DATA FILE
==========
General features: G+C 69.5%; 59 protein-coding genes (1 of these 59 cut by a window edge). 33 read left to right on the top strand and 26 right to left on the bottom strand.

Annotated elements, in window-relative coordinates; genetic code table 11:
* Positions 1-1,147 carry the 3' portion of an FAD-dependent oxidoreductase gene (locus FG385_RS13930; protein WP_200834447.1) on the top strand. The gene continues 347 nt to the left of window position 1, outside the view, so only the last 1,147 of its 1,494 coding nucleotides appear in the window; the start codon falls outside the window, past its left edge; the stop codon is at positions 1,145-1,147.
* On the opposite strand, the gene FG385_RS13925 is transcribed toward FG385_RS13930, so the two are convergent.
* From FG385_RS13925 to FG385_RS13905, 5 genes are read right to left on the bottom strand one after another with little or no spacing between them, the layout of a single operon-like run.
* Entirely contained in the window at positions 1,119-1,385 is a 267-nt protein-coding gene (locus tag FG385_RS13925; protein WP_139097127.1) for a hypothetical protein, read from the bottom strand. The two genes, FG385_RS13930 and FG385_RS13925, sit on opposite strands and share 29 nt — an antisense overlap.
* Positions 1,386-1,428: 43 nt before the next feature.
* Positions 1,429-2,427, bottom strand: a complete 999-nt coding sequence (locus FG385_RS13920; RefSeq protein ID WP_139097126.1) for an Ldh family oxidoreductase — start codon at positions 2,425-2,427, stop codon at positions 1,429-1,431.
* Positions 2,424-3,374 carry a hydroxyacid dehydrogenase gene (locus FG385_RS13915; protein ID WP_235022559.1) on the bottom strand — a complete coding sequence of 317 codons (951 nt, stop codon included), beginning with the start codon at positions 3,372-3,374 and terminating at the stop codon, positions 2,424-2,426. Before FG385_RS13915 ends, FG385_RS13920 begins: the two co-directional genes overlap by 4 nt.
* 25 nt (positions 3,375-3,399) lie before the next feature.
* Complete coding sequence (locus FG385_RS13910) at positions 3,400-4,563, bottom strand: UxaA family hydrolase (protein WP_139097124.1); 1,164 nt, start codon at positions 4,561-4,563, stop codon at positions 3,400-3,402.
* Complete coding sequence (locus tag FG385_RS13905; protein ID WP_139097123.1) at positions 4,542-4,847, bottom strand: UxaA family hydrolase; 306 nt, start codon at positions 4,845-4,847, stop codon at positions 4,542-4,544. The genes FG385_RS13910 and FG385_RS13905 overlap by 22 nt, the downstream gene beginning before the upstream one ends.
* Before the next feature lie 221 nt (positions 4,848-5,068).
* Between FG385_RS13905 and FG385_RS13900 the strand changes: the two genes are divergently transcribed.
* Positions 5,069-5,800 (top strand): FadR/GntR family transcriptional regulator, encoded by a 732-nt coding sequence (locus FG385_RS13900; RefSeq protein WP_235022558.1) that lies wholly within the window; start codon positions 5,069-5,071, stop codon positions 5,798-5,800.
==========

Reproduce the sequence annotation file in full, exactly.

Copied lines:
General features: G+C 69.5%; 59 protein-coding genes (1 of these 59 cut by a window edge). 33 read left to right on the top strand and 26 right to left on the bottom strand.

Annotated elements, in window-relative coordinates; genetic code table 11:
* Positions 1-1,147 carry the 3' portion of an FAD-dependent oxidoreductase gene (locus FG385_RS13930; protein WP_200834447.1) on the top strand. The gene continues 347 nt to the left of window position 1, outside the view, so only the last 1,147 of its 1,494 coding nucleotides appear in the window; the start codon falls outside the window, past its left edge; the stop codon is at positions 1,145-1,147.
* On the opposite strand, the gene FG385_RS13925 is transcribed toward FG385_RS13930, so the two are convergent.
* From FG385_RS13925 to FG385_RS13905, 5 genes are read right to left on the bottom strand one after another with little or no spacing between them, the layout of a single operon-like run.
* Entirely contained in the window at positions 1,119-1,385 is a 267-nt protein-coding gene (locus tag FG385_RS13925; protein WP_139097127.1) for a hypothetical protein, read from the bottom strand. The two genes, FG385_RS13930 and FG385_RS13925, sit on opposite strands and share 29 nt — an antisense overlap.
* Positions 1,386-1,428: 43 nt before the next feature.
* Positions 1,429-2,427, bottom strand: a complete 999-nt coding sequence (locus FG385_RS13920; RefSeq protein ID WP_139097126.1) for an Ldh family oxidoreductase — start codon at positions 2,425-2,427, stop codon at positions 1,429-1,431.
* Positions 2,424-3,374 carry a hydroxyacid dehydrogenase gene (locus FG385_RS13915; protein ID WP_235022559.1) on the bottom strand — a complete coding sequence of 317 codons (951 nt, stop codon included), beginning with the start codon at positions 3,372-3,374 and terminating at the stop codon, positions 2,424-2,426. Before FG385_RS13915 ends, FG385_RS13920 begins: the two co-directional genes overlap by 4 nt.
* 25 nt (positions 3,375-3,399) lie before the next feature.
* Complete coding sequence (locus FG385_RS13910) at positions 3,400-4,563, bottom strand: UxaA family hydrolase (protein WP_139097124.1); 1,164 nt, start codon at positions 4,561-4,563, stop codon at positions 3,400-3,402.
* Complete coding sequence (locus tag FG385_RS13905; protein ID WP_139097123.1) at positions 4,542-4,847, bottom strand: UxaA family hydrolase; 306 nt, start codon at positions 4,845-4,847, stop codon at positions 4,542-4,544. The genes FG385_RS13910 and FG385_RS13905 overlap by 22 nt, the downstream gene beginning before the upstream one ends.
* Before the next feature lie 221 nt (positions 4,848-5,068).
* Between FG385_RS13905 and FG385_RS13900 the strand changes: the two genes are divergently transcribed.
* Positions 5,069-5,800 (top strand): FadR/GntR family transcriptional regulator, encoded by a 732-nt coding sequence (locus FG385_RS13900; RefSeq protein WP_235022558.1) that lies wholly within the window; start codon positions 5,069-5,071, stop codon positions 5,798-5,800.